Salary arbitration season in MLB doesn’t get fully underway until after the first of the year, but this class of players may be of more interest than most.
With the Giants’ Tim Lincecum winning back-to-back NL Cy Young awards, he will enter the salary arbitration process for the first time, most assuredly setting a record for pitchers, and possibly the highest salary arbitration figure, ever.
Word today by John Shea of the San Francisco Chronicle is that Lincecum, and his agent Rick Thurman of the Beverly Hills Sports Council, will not pursue a multi-year contract, opting to get the most out of the salary arbitration system this year, and possibly in ensuing years where he would remain eligible before hitting free agency.
Lincecum is in rarified air – a Super Two – with not one, but two major awards under his belt, meaning he is a player that falls within the "exception" provision of the collective bargaining agreement. The excemption reads, in part, that the provisions defining how a the process is to use compariable players by position and Major League service time "shall not limit the ability of a Player or his representative, because of special accomplishment, to argue the equal relevance of salaries of Players without regard to service, and the arbitration panel shall give whatever weight to such argument as is deemed appropriate."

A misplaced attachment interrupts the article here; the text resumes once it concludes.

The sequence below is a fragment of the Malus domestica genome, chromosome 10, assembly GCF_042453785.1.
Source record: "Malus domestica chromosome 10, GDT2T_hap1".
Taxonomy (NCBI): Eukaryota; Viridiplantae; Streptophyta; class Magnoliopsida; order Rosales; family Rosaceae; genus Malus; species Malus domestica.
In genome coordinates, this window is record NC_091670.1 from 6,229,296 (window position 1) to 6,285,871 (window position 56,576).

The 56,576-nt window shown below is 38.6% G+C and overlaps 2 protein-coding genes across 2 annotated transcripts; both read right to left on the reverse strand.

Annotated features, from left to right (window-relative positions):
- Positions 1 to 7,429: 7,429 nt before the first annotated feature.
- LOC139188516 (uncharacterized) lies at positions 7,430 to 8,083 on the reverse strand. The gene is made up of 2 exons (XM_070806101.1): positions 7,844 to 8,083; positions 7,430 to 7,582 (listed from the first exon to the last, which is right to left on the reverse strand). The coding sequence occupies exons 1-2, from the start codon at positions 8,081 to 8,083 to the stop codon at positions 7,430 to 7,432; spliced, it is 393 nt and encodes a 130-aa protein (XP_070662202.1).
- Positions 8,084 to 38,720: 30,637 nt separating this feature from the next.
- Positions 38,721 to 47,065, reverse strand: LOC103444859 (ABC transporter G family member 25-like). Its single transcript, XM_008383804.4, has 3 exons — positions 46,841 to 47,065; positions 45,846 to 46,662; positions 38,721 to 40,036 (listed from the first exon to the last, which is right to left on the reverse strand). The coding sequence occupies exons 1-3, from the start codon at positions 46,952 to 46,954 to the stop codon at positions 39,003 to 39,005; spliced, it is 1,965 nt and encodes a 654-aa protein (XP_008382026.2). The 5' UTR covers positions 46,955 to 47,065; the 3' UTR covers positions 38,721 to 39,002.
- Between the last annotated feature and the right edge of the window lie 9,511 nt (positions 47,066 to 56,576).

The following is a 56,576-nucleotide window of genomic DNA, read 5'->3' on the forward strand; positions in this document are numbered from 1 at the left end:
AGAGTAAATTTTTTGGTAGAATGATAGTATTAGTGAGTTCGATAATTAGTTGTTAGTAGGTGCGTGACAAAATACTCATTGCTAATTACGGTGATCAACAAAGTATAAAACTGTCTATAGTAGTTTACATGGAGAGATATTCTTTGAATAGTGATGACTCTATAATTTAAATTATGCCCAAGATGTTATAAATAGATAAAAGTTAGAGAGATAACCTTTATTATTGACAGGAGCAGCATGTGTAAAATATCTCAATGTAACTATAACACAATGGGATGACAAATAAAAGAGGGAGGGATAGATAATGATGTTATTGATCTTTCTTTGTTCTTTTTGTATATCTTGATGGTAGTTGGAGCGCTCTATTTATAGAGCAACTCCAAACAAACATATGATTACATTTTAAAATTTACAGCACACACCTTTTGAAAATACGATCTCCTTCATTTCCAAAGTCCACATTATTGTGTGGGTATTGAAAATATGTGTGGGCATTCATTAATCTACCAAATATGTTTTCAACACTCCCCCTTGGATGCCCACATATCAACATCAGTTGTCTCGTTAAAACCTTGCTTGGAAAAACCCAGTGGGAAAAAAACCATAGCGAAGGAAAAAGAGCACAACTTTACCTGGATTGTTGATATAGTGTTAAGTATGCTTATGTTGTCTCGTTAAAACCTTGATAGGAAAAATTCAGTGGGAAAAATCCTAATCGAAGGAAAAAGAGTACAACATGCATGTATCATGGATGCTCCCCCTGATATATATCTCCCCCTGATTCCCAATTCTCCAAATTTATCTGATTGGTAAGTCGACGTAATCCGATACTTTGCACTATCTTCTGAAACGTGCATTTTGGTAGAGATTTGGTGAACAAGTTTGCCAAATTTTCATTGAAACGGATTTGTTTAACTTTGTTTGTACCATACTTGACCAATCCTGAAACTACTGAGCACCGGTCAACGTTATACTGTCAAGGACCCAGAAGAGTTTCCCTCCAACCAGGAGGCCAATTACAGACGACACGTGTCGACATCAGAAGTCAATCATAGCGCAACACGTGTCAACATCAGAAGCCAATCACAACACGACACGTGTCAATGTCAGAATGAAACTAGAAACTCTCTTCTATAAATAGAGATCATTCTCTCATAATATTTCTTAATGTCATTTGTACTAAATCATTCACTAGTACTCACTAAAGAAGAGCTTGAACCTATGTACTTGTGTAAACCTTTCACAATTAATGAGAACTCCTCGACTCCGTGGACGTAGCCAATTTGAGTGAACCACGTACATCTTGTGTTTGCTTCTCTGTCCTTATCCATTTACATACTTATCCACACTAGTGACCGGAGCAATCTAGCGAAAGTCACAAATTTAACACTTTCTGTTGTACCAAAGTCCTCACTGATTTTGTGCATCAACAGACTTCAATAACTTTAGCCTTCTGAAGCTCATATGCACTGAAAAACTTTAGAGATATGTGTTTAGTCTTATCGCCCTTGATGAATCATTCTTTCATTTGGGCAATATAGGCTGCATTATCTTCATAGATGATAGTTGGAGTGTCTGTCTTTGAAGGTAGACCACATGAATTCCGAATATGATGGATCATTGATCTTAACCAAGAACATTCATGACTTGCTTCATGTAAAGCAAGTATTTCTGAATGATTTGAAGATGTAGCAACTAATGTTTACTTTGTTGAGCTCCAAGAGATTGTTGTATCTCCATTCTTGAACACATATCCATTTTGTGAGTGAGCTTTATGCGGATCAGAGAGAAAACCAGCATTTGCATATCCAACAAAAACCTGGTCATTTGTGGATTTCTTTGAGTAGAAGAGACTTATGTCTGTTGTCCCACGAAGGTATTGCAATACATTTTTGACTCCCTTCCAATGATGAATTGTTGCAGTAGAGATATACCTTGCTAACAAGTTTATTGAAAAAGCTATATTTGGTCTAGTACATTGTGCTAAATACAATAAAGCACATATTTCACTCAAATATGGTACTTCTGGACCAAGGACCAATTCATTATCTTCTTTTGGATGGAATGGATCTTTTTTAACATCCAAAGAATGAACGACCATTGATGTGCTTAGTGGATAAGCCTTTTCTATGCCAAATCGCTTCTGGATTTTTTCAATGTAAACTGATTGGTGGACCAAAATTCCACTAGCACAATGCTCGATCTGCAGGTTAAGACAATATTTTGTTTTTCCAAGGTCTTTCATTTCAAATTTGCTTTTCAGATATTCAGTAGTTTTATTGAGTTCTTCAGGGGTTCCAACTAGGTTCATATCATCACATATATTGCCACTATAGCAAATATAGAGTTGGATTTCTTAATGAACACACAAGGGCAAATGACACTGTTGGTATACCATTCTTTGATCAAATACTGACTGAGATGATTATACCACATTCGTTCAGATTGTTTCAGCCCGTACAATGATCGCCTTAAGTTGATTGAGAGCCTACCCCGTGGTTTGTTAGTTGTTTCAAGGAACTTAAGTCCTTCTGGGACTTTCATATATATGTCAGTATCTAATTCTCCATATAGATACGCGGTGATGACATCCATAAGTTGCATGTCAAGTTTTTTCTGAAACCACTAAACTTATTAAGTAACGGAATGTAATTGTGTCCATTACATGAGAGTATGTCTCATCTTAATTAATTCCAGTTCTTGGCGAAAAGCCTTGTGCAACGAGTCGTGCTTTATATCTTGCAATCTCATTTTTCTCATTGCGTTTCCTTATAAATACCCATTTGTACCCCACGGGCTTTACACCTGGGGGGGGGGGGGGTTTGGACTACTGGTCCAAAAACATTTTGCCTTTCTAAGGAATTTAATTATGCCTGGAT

Lincecum's accomplishments mean there are no compariable players by position and service time, and that his awards, and marquee value become fair game in the salary arbitration process (all agents shall now thank Dick Moss and Fernando Valenzuela. See our Moss interview for details)
There’s been talk that "The Freak", BHSC, and the MLBPA have discussed an asking figure of $23 million, plus one-dollar. The significance of the “$1” is that it would exceed C.C. Sabathia’s salary by a buck that he will receive next season as part of his 7-year, $161 million deal with the Yankees; a record salary for a pitcher in the league.
Don’t buy into it.
The filing figure would make a statement, and makes for interesting conversation, but Lincecum would lose his case by setting the bar too high. While the MLBPA has to be tickled that while the free agency market seems destined to be depressed (again), Lincecum’s deal will push the envelope further out for the salary arbitration sphere, setting the market higher for future years.
Look for an expansive look into Tim Lincecum’s salary arbitration case shortly after the winter meetings, on The Biz of Baseball.
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Maury Brown is the Founder and President of the Business of Sports Network, which includes The Biz of Baseball, The Biz of Football, The Biz of Basketball and The Biz of Hockey. He is available for hire or freelance. Brown's full bio is here. He looks forward to your comments via email and can be contacted through the Business of Sports Network.
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